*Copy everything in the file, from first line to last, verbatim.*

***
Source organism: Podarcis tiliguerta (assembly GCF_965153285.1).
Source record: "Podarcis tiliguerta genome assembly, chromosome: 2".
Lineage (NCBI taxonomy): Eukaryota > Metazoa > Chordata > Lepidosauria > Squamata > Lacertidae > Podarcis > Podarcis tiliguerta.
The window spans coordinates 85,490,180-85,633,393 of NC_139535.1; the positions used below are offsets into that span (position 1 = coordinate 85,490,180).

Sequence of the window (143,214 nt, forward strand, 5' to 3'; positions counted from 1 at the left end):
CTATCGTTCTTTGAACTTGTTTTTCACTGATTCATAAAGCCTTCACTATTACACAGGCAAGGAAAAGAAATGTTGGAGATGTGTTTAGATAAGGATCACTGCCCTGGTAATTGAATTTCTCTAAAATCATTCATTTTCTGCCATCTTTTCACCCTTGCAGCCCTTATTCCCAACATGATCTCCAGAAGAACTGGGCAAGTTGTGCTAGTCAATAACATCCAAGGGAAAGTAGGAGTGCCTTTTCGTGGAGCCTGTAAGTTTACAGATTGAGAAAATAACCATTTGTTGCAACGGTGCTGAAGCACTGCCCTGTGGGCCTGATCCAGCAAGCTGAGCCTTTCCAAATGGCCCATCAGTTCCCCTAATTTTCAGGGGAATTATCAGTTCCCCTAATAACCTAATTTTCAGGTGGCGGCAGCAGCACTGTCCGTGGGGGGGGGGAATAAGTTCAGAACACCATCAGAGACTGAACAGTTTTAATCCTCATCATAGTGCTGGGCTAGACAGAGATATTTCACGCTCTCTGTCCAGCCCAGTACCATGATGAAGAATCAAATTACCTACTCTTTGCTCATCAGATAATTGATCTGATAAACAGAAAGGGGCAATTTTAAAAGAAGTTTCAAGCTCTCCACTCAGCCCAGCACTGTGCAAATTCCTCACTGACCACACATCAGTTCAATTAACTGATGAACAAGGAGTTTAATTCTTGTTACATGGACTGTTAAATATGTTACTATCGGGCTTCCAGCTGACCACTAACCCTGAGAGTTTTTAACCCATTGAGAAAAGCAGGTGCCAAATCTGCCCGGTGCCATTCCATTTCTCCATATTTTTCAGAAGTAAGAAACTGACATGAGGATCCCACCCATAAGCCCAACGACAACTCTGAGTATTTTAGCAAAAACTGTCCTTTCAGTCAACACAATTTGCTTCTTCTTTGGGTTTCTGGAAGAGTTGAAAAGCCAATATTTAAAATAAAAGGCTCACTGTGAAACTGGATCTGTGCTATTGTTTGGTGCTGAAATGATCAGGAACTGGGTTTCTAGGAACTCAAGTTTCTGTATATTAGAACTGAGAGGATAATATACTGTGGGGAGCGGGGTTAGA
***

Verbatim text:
Source organism: Podarcis tiliguerta (assembly GCF_965153285.1).
Source record: "Podarcis tiliguerta genome assembly, chromosome: 2".
Lineage (NCBI taxonomy): Eukaryota > Metazoa > Chordata > Lepidosauria > Squamata > Lacertidae > Podarcis > Podarcis tiliguerta.
The window spans coordinates 85,490,180-85,633,393 of NC_139535.1; the positions used below are offsets into that span (position 1 = coordinate 85,490,180).

Sequence of the window (143,214 nt, forward strand, 5' to 3'; positions counted from 1 at the left end):
CTATCGTTCTTTGAACTTGTTTTTCACTGATTCATAAAGCCTTCACTATTACACAGGCAAGGAAAAGAAATGTTGGAGATGTGTTTAGATAAGGATCACTGCCCTGGTAATTGAATTTCTCTAAAATCATTCATTTTCTGCCATCTTTTCACCCTTGCAGCCCTTATTCCCAACATGATCTCCAGAAGAACTGGGCAAGTTGTGCTAGTCAATAACATCCAAGGGAAAGTAGGAGTGCCTTTTCGTGGAGCCTGTAAGTTTACAGATTGAGAAAATAACCATTTGTTGCAACGGTGCTGAAGCACTGCCCTGTGGGCCTGATCCAGCAAGCTGAGCCTTTCCAAATGGCCCATCAGTTCCCCTAATTTTCAGGGGAATTATCAGTTCCCCTAATAACCTAATTTTCAGGTGGCGGCAGCAGCACTGTCCGTGGGGGGGGGGAATAAGTTCAGAACACCATCAGAGACTGAACAGTTTTAATCCTCATCATAGTGCTGGGCTAGACAGAGATATTTCACGCTCTCTGTCCAGCCCAGTACCATGATGAAGAATCAAATTACCTACTCTTTGCTCATCAGATAATTGATCTGATAAACAGAAAGGGGCAATTTTAAAAGAAGTTTCAAGCTCTCCACTCAGCCCAGCACTGTGCAAATTCCTCACTGACCACACATCAGTTCAATTAACTGATGAACAAGGAGTTTAATTCTTGTTACATGGACTGTTAAATATGTTACTATCGGGCTTCCAGCTGACCACTAACCCTGAGAGTTTTTAACCCATTGAGAAAAGCAGGTGCCAAATCTGCCCGGTGCCATTCCATTTCTCCATATTTTTCAGAAGTAAGAAACTGACATGAGGATCCCACCCATAAGCCCAACGACAACTCTGAGTATTTTAGCAAAAACTGTCCTTTCAGTCAACACAATTTGCTTCTTCTTTGGGTTTCTGGAAGAGTTGAAAAGCCAATATTTAAAATAAAAGGCTCACTGTGAAACTGGATCTGTGCTATTGTTTGGTGCTGAAATGATCAGGAACTGGGTTTCTAGGAACTCAAGTTTCTGTATATTAGAACTGAGAGGATAATATACTGTGGGGAGCGGGGTTAGA